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New Collaboration Integrates Addiction Treatment with Primary Care in Montrose and Fifth Ward

Through a nationwide initiative by the U.S. Substance Abuse and Mental Health Services Administration (SAMHSA) aimed at integrating behavioral health services with primary health care, Montrose Counseling Center has been granted funds to launch a program called EMBody (an acronym for “empowering mind and body”). As proposed, EMBody will provide an array of fully covered services—assessment, psychotherapy, intensive outpatient chemical dependency treatment, psychiatric care, primary/preventive health care and case management—to uninsured and underserved GLBT, African American, and Latino/a adults who present both substance abuse and serious mental illnesses, primarily within the Montrose and Fifth Ward areas of Houston at Legacy Community Health Services clinics.

According to MCC Executive Director Ann J. Robison, PhD, “Persons struggling with chronic substance abuse issues on top of other serious mental health conditions have the greatest difficulty in getting the level of care they need. Homelessness, incarceration and death are the outcomes when left untreated.”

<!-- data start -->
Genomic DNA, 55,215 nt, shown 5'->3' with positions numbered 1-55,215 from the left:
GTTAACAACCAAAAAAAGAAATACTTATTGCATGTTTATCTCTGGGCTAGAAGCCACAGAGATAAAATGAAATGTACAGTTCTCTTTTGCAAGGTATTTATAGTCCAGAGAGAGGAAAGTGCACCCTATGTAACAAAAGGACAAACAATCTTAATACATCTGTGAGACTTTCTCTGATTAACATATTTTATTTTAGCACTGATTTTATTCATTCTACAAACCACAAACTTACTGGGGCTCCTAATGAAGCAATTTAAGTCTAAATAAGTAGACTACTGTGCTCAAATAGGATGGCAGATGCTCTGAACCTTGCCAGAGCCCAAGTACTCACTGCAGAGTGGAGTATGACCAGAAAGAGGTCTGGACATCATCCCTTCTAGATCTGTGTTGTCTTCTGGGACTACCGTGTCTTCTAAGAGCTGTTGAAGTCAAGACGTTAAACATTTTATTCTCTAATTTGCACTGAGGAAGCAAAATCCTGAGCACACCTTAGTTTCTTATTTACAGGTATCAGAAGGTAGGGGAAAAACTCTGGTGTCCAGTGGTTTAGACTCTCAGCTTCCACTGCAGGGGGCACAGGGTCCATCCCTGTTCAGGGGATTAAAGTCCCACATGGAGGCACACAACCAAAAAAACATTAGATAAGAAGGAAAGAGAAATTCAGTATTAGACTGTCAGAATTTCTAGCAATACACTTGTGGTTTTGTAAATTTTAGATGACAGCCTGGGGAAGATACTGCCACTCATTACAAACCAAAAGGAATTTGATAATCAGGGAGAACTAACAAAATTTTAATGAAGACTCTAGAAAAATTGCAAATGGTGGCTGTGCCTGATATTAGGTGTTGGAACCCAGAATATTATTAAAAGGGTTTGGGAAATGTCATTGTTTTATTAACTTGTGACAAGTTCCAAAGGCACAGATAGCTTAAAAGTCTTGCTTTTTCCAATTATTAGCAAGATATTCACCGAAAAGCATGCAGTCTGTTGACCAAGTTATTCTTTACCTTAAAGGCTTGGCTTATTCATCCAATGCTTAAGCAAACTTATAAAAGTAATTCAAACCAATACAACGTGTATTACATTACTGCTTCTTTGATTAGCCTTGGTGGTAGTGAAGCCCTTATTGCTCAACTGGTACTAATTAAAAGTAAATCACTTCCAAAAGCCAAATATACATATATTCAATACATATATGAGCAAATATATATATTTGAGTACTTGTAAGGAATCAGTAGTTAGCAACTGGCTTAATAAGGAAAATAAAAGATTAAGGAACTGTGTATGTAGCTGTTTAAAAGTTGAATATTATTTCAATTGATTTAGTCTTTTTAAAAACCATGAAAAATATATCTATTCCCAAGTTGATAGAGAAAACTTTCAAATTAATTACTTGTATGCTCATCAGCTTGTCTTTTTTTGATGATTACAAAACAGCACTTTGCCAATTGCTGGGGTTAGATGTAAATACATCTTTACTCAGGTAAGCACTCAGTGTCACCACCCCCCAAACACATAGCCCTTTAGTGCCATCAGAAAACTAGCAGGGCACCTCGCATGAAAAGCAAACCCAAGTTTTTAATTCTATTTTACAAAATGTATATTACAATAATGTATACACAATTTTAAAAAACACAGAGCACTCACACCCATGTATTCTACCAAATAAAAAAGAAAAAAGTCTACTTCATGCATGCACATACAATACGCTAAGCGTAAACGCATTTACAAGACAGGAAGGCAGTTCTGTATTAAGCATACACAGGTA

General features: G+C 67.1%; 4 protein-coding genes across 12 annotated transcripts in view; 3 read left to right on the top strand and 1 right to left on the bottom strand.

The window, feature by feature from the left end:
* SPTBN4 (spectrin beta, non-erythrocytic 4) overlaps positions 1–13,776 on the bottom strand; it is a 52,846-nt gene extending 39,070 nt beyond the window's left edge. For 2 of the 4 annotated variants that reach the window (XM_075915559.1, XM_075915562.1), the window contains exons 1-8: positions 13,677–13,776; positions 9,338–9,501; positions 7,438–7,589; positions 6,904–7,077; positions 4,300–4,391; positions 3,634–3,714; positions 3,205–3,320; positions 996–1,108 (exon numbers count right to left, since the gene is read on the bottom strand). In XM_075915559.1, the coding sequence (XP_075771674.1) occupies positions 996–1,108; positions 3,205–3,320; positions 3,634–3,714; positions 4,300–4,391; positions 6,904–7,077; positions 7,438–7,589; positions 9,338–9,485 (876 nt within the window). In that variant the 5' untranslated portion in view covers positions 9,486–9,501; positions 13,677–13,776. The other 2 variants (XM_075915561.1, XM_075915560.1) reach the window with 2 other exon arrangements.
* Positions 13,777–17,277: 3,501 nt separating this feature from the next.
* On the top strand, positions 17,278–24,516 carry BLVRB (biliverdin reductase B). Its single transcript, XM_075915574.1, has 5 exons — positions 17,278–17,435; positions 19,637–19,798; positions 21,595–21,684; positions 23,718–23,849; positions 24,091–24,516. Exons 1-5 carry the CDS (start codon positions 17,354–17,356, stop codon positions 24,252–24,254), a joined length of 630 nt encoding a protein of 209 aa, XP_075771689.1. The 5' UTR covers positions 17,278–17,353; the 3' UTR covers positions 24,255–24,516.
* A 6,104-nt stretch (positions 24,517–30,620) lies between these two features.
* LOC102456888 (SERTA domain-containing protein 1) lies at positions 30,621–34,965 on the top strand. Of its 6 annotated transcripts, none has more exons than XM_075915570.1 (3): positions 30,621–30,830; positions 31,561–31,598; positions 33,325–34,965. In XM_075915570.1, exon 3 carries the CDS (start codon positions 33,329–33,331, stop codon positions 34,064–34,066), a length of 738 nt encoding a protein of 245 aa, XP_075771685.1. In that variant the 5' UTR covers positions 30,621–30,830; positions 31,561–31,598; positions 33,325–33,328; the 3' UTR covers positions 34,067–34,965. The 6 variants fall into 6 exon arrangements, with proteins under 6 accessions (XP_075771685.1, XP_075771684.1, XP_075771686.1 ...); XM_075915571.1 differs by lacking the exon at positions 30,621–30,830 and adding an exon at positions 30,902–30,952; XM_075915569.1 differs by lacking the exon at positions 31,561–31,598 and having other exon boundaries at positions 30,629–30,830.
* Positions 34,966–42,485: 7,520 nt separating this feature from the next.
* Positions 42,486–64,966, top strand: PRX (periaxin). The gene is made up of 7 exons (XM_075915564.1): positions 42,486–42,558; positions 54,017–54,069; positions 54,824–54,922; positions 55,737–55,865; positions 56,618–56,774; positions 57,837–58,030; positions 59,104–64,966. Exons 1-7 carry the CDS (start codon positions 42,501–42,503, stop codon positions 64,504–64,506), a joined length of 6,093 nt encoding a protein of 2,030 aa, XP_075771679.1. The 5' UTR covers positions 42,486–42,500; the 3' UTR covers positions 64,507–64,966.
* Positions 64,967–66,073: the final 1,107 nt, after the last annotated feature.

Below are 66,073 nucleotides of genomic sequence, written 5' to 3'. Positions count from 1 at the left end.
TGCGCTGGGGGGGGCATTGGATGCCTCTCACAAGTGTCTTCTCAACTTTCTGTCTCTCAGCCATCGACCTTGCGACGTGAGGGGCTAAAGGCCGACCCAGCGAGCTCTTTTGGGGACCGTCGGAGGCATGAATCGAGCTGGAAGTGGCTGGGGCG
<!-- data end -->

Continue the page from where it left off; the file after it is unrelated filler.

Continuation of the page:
MCC and Legacy will take some innovative approaches to preventing those outcomes. First, EMBody will deploy outreach workers in the Montrose and Fifth Ward communities to identify and screen individuals on the street who are active in their addictions. Once the readiness to seek help has been determined, an outreach worker can walk participants through the EMBody admissions process. MCC has demonstrated success with this type of community-level approach in its work with GLBT seniors through the SPRY program, and in HIV prevention efforts engaging the help of peer role models in the Community PROMISE program.

Secondly, the partnership with Legacy will create a “one-stop shopping” model for participants to receive both behavioral health and primary health care at the same location. Robison says, “The crux of EMBody is the collocation of services. By bringing the best of what each agency does under one roof, we hope to prove what we have suspected all along that when we treat the whole person, our capacity to truly enhance a person’s quality of life increases substantially.”

With an anticipated $9 million in state funding cuts to the local county mental health system that once served as this population’s safety net, Robison asserts that “EMBody could not be launching at a better time.”

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